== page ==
If you're in the corporate events industry, you've got a tough job on your hands. There are thousands of events every year, and they're all competing for one goal: to be the most talked about event in their industry.
But how do you actually put on a killer event? It all boils down to thinking like an attendee, plenty of advance planning, and insane attention to detail.
We just wrapped up our own conference here at HubSpot, INBOUND 2012, and as the event coordinator, I thought it might be timely to share some of the things we learned from this event. The tips in this post are inspired by the things we pulled off, as well as the things we know we can improve for next year (we've actually already opened up registration for INBOUND 2013!). Without further ado, here are some tips to help all of us plan corporate events that nobody will be able to stop gushing about!
21 Insider Tips to Make Your Next Event a Smash Hit
1) Make a good impression from the second your attendees check in.
Have cheery, well-informed greeters at every entrance for your event, providing directions to registration and answering questions about the event. It's important for attendees to feel comfortable and welcomed the second they step onto the event premises.
2) Keep check-in and registration organized.
It's easy for registration to become a sea of mass confusion. Figure out a way to make registration organized and efficient so your attendees don't start off on a negative note. It may help to lay out registration alphabetically, and have a lot of staff (more than you think you need, trust me) to ensure registration runs smoothly and quickly.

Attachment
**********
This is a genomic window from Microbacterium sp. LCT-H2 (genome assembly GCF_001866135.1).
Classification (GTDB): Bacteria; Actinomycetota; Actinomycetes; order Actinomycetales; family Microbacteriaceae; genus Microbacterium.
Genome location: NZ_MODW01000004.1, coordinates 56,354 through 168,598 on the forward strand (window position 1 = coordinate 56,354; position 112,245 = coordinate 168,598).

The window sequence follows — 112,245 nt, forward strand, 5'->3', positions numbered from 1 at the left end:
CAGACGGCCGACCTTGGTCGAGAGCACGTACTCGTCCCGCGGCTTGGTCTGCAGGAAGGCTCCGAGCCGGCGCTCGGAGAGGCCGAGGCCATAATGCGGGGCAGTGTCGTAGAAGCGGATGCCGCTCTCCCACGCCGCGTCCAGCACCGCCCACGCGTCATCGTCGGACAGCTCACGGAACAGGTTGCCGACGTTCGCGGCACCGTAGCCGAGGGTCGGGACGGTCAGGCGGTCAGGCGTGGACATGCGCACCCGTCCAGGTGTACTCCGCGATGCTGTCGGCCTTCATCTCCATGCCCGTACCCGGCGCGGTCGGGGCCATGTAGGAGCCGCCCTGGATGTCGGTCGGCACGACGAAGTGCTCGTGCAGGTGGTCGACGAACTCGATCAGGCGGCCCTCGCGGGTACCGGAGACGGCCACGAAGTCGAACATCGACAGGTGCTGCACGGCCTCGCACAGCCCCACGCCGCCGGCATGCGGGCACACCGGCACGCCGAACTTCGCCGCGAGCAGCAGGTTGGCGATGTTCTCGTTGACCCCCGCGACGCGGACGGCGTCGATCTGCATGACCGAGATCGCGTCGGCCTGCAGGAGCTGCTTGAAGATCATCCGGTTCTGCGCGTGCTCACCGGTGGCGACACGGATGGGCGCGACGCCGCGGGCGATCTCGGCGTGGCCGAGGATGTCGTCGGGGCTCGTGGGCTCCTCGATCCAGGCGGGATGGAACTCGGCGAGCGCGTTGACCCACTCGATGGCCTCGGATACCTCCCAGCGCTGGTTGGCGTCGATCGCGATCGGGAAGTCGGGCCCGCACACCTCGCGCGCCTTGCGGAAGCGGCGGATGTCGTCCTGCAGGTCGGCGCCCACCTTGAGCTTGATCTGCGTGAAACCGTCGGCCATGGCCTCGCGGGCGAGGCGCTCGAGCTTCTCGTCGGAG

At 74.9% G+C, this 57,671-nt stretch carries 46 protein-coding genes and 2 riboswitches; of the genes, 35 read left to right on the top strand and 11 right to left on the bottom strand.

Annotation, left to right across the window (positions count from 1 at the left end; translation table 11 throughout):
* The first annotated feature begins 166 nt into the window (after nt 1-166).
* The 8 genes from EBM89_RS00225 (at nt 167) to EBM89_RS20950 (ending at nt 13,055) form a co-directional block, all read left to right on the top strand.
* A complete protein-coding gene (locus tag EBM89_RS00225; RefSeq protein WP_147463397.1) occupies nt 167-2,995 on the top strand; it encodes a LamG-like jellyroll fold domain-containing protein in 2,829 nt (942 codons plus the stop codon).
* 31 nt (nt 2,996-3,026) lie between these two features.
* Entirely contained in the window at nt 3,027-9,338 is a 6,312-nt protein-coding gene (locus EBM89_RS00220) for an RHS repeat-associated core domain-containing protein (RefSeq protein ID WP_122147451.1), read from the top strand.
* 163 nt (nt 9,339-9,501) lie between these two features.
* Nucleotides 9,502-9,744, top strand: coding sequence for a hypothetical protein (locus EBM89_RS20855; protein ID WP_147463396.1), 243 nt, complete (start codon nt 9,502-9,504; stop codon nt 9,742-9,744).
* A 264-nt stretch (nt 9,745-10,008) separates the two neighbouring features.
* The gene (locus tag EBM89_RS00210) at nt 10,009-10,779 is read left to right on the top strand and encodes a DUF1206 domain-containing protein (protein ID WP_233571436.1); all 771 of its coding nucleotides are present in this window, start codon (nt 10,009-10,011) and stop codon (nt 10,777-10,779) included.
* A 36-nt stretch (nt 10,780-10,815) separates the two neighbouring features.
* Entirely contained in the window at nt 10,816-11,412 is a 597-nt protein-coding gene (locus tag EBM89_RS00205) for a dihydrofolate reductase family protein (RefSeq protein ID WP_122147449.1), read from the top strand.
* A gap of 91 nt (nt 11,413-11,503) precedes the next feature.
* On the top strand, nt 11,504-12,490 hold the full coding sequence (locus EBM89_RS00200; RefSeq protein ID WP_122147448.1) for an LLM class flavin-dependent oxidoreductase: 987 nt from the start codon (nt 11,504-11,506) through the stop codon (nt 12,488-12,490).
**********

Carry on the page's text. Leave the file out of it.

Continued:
3) Start things off with a bang.
If you want the energy level to be high at your event, it's up to you to set the expectation. Pull off a welcome address that excites your audience and makes them look forward to your event even more than they already were. At INBOUND 2012, for example, HubSpot's co-founders Brian Halligan & Dharmesh Shah had quite the entrance ... take a look:
4) Offer variety in your schedule.
Everyone wants to get something different out of your event, whether it's networking, workshops, or lessons from breakout sessions. Providing options around both topics covered and the format of your sessions will make it easier to please more people.
5) Have a lot of caffeine available.
Events are long. You use your brain a lot. You slap on a smile. All. Day. Long. Oh, and those parties last night? Yeah, those kept you out way past your bedtime. Attendees will be way more alert if there's caffeine available -- coffee, tea, and soda -- through most or all of your event. How else will they soak up all that awesome content?
6) Create a mobile app for the event.
People lose conference guides, they're kind of bulky, and it takes forever to flip through to find what you're looking for. We're not saying you shouldn't offer printed conference guides -- but if you have a mobile app for your event that pulls your entire schedule together with dates, times, and locations, you're making a lot of attendees' lives easier. Plus, if schedule changes occur, it's easy to quickly make the changes in the app so everyone's on the same page.